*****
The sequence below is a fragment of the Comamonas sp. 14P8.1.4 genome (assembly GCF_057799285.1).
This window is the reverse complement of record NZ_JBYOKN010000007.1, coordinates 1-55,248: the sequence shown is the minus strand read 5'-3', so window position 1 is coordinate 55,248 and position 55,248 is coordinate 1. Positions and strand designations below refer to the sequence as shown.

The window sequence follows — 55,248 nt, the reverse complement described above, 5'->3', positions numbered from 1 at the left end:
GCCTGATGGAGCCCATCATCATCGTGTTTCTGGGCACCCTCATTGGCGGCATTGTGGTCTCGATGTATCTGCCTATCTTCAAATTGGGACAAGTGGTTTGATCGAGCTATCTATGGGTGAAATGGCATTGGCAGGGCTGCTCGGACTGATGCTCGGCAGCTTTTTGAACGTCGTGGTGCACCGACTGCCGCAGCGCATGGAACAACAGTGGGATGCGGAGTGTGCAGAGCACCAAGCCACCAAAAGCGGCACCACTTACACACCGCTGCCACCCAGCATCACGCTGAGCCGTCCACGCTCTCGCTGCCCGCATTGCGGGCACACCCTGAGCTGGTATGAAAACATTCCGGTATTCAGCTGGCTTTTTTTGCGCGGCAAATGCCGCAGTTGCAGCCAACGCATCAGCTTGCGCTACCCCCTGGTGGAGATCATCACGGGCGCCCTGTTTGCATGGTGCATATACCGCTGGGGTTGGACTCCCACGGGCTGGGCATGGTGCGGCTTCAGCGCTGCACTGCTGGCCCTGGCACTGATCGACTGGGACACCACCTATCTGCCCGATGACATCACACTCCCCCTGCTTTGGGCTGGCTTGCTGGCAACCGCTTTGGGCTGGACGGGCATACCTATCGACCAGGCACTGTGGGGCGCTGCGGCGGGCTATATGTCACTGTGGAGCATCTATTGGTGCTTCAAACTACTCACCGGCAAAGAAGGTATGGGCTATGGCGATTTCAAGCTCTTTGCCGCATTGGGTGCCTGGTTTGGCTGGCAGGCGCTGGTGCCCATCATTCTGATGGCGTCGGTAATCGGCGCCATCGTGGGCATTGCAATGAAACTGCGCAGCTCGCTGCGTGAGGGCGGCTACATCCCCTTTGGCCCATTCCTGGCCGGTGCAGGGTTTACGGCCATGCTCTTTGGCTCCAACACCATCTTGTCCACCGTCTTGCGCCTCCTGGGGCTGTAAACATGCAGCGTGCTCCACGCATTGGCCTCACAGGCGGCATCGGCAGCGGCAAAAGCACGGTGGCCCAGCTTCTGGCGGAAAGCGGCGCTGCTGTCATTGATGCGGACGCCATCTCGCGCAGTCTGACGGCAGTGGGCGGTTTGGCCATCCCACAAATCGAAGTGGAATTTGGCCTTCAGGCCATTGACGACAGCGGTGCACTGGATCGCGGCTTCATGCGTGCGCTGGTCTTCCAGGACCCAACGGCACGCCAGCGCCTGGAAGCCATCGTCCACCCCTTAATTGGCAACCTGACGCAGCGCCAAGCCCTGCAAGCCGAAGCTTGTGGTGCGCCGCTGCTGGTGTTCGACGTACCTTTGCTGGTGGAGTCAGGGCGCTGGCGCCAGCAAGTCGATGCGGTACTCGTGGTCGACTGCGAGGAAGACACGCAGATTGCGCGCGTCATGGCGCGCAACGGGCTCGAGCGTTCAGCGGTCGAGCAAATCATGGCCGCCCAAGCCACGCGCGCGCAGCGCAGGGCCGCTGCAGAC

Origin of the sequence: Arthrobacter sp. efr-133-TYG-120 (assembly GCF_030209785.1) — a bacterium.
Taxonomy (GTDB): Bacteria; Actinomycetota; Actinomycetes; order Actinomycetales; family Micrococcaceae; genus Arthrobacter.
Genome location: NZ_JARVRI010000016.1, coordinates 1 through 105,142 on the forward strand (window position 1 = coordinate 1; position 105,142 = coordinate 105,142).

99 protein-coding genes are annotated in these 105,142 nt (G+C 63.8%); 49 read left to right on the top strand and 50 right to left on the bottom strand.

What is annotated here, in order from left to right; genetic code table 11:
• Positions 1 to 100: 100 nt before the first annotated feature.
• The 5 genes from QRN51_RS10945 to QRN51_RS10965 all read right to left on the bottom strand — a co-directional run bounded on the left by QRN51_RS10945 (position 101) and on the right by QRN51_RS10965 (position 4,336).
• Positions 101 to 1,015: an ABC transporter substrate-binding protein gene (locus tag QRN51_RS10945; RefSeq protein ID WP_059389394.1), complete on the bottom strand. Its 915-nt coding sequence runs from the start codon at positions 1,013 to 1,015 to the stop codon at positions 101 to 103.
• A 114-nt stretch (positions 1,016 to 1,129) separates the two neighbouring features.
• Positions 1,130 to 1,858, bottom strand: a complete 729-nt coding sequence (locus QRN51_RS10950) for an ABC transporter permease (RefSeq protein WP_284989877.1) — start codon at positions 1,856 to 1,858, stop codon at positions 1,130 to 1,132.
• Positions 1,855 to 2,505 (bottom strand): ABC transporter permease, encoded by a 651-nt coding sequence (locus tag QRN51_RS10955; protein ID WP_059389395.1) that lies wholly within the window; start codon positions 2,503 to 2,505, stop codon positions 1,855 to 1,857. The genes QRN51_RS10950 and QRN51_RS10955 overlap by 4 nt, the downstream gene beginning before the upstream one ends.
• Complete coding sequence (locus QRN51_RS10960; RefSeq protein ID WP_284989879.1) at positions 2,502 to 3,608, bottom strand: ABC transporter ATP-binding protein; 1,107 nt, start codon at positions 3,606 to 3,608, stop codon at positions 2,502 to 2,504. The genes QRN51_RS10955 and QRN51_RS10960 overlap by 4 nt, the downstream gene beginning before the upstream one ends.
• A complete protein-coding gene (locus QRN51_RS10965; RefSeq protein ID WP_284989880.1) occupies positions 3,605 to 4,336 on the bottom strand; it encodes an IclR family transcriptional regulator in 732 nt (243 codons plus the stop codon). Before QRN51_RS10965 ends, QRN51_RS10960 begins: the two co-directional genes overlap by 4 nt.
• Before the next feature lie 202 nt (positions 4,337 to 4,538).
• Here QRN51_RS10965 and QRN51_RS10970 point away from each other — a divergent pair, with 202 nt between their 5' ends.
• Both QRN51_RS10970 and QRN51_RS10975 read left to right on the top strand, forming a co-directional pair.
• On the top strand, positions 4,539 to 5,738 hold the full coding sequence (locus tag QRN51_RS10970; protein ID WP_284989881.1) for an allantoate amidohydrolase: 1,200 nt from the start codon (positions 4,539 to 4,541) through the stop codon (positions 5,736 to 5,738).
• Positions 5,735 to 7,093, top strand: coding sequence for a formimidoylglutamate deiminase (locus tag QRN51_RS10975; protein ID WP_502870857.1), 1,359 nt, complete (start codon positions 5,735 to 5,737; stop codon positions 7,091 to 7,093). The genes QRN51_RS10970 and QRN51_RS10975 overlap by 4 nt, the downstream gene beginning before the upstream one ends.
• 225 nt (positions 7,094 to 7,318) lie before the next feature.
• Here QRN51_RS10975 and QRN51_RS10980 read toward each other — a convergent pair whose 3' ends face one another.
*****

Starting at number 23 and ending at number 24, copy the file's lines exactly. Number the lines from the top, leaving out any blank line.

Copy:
• 225 nt (positions 7,094 to 7,318) lie before the next feature.
• Here QRN51_RS10975 and QRN51_RS10980 read toward each other — a convergent pair whose 3' ends face one another.